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GSSI to highlight new PaveScan MDM quality control tool at World of Asphalt 2022

GSSI, the world’s leading manufacturer of ground penetrating radar (GPR) equipment, will be showcasing its PaveScan® Mix Design Module (MDM) quality control tool for the lab and paving site at the World of Asphalt show on March 29-31, 2022 at the Nashville Music City Center in Nashville, TN. Drop by Booth #3206 to see PaveScan MDM along with PaveScan RDM 2.0, which uses the dielectric measurements of new pavement to determine pavement quality and uniformity. 

PaveScan MDM transforms GSSI’s industry-leading PaveScan® RDM 2.0 system into a powerful new quality control tool for asphalt density assessment. By helping to avoid premature road failures such as raveling, cracking and deterioration along poorly compacted joints, PaveScan technology builds better quality longer lasting roads.
PaveScan RDM 2.0 automatically measures the dielectric value to identify anomalies in real-time. In addition, the dielectric values can be used to correlate percent voids and density in new pavement. The innovative technology enables users to obtain critical density data for quality assurance/quality control of new pavements. Unlike other options, like nuclear density gauges or radioactive alternatives, PaveScan RDM 2.0 does not result in any site hazards or require closing off work areas.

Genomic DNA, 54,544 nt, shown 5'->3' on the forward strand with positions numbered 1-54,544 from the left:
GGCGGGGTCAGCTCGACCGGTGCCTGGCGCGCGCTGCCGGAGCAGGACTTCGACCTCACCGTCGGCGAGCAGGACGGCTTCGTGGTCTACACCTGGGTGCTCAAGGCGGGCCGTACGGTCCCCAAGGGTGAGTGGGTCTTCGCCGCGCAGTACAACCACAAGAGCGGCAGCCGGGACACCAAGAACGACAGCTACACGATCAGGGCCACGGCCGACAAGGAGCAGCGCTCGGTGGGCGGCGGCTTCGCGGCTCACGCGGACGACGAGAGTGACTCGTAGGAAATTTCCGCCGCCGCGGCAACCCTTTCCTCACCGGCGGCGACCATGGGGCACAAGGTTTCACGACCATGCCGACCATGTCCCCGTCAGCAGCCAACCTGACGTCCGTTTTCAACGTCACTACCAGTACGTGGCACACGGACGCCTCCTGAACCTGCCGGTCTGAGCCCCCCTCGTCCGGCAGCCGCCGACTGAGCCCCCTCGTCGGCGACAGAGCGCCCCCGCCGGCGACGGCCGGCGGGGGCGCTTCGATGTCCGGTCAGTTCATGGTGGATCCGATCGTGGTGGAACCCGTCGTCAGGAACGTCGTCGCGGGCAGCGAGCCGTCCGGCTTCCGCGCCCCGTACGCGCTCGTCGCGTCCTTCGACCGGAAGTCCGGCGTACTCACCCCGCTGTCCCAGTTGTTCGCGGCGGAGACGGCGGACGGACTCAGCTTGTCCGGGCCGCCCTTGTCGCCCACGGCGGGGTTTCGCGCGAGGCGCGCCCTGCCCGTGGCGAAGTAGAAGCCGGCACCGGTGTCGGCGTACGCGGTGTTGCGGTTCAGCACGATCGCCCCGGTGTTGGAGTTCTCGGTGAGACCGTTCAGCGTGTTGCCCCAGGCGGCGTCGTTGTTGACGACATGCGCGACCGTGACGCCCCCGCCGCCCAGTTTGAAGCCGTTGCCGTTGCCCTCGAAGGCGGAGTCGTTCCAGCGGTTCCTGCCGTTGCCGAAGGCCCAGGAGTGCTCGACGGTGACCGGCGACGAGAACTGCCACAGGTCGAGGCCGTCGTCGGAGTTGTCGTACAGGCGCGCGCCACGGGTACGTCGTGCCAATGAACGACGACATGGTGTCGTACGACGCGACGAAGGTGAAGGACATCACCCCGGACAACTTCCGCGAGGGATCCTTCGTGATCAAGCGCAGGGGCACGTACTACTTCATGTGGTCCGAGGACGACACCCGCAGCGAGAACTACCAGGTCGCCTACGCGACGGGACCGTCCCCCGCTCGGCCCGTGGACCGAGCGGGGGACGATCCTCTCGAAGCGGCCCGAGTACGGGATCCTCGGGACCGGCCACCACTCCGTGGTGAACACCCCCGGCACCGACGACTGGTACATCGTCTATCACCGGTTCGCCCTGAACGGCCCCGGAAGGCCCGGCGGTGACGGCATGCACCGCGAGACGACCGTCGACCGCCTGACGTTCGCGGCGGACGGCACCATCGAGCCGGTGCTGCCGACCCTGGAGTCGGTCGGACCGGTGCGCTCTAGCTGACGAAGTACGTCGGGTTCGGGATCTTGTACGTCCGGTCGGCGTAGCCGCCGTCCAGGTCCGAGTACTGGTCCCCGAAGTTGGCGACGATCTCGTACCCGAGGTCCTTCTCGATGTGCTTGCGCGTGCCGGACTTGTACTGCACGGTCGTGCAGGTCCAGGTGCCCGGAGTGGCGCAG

PaveScan MDM is sensitive to subtle changes in aggregate, mix, and moisture, and can be used to immediately alert paving contractors to inadvertent changes in the aggregate mix. Users can compare daily samples against approved mix designs to detect any deviations and fix problems before the mix is deployed in the field. One five-minute lab test enables users to accurately reveal problems before any need for silo dumps or other costly remediation. PaveScan MDM users can also create a digital library of mix designs.
Using PaveScan MDM and RDM gives paving contractors a comprehensive and accurate view into pavement quality without the expense, risk, and errors from spot coring. More importantly, reducing the need to core exposes fewer workers to the dangers of work zones.


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